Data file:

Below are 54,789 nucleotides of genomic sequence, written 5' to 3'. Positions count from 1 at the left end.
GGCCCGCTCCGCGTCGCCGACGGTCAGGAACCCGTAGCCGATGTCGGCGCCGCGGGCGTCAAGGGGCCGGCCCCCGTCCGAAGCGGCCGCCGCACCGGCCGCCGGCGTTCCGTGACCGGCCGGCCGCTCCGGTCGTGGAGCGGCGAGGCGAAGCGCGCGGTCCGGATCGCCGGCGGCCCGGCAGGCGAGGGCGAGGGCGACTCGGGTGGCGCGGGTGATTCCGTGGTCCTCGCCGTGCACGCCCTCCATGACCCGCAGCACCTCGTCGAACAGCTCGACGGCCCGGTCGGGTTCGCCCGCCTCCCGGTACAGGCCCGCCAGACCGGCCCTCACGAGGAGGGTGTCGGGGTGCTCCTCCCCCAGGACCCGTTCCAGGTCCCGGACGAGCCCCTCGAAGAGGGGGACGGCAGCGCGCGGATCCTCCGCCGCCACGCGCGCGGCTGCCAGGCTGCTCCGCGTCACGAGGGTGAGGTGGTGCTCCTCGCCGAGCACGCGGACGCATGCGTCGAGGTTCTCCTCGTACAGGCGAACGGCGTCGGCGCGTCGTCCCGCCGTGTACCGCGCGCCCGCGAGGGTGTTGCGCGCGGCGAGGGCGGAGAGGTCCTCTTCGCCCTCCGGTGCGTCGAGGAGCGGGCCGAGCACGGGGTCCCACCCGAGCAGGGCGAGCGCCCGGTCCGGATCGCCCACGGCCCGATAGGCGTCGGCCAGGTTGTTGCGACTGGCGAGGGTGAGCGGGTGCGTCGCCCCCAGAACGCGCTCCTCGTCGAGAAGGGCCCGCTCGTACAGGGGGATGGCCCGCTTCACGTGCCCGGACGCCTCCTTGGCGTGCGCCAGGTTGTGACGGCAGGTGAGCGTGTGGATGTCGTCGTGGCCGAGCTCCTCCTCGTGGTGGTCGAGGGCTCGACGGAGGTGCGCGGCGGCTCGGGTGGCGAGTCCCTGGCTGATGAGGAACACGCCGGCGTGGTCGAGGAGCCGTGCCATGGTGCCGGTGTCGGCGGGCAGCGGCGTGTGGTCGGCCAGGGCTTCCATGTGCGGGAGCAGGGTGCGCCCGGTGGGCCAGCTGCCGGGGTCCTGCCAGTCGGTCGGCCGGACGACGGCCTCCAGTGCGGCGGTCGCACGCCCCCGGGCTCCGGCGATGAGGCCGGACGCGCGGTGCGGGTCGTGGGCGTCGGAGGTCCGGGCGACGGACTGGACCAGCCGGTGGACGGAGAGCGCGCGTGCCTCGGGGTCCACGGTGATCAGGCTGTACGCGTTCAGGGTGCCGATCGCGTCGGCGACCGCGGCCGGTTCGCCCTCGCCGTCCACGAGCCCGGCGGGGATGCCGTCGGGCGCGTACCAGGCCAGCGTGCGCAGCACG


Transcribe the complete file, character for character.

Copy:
Below are 54,789 nucleotides of genomic sequence, written 5' to 3'. Positions count from 1 at the left end.
GGCCCGCTCCGCGTCGCCGACGGTCAGGAACCCGTAGCCGATGTCGGCGCCGCGGGCGTCAAGGGGCCGGCCCCCGTCCGAAGCGGCCGCCGCACCGGCCGCCGGCGTTCCGTGACCGGCCGGCCGCTCCGGTCGTGGAGCGGCGAGGCGAAGCGCGCGGTCCGGATCGCCGGCGGCCCGGCAGGCGAGGGCGAGGGCGACTCGGGTGGCGCGGGTGATTCCGTGGTCCTCGCCGTGCACGCCCTCCATGACCCGCAGCACCTCGTCGAACAGCTCGACGGCCCGGTCGGGTTCGCCCGCCTCCCGGTACAGGCCCGCCAGACCGGCCCTCACGAGGAGGGTGTCGGGGTGCTCCTCCCCCAGGACCCGTTCCAGGTCCCGGACGAGCCCCTCGAAGAGGGGGACGGCAGCGCGCGGATCCTCCGCCGCCACGCGCGCGGCTGCCAGGCTGCTCCGCGTCACGAGGGTGAGGTGGTGCTCCTCGCCGAGCACGCGGACGCATGCGTCGAGGTTCTCCTCGTACAGGCGAACGGCGTCGGCGCGTCGTCCCGCCGTGTACCGCGCGCCCGCGAGGGTGTTGCGCGCGGCGAGGGCGGAGAGGTCCTCTTCGCCCTCCGGTGCGTCGAGGAGCGGGCCGAGCACGGGGTCCCACCCGAGCAGGGCGAGCGCCCGGTCCGGATCGCCCACGGCCCGATAGGCGTCGGCCAGGTTGTTGCGACTGGCGAGGGTGAGCGGGTGCGTCGCCCCCAGAACGCGCTCCTCGTCGAGAAGGGCCCGCTCGTACAGGGGGATGGCCCGCTTCACGTGCCCGGACGCCTCCTTGGCGTGCGCCAGGTTGTGACGGCAGGTGAGCGTGTGGATGTCGTCGTGGCCGAGCTCCTCCTCGTGGTGGTCGAGGGCTCGACGGAGGTGCGCGGCGGCTCGGGTGGCGAGTCCCTGGCTGATGAGGAACACGCCGGCGTGGTCGAGGAGCCGTGCCATGGTGCCGGTGTCGGCGGGCAGCGGCGTGTGGTCGGCCAGGGCTTCCATGTGCGGGAGCAGGGTGCGCCCGGTGGGCCAGCTGCCGGGGTCCTGCCAGTCGGTCGGCCGGACGACGGCCTCCAGTGCGGCGGTCGCACGCCCCCGGGCTCCGGCGATGAGGCCGGACGCGCGGTGCGGGTCGTGGGCGTCGGAGGTCCGGGCGACGGACTGGACCAGCCGGTGGACGGAGAGCGCGCGTGCCTCGGGGTCCACGGTGATCAGGCTGTACGCGTTCAGGGTGCCGATCGCGTCGGCGACCGCGGCCGGTTCGCCCTCGCCGTCCACGAGCCCGGCGGGGATGCCGTCGGGCGCGTACCAGGCCAGCGTGCGCAGCACG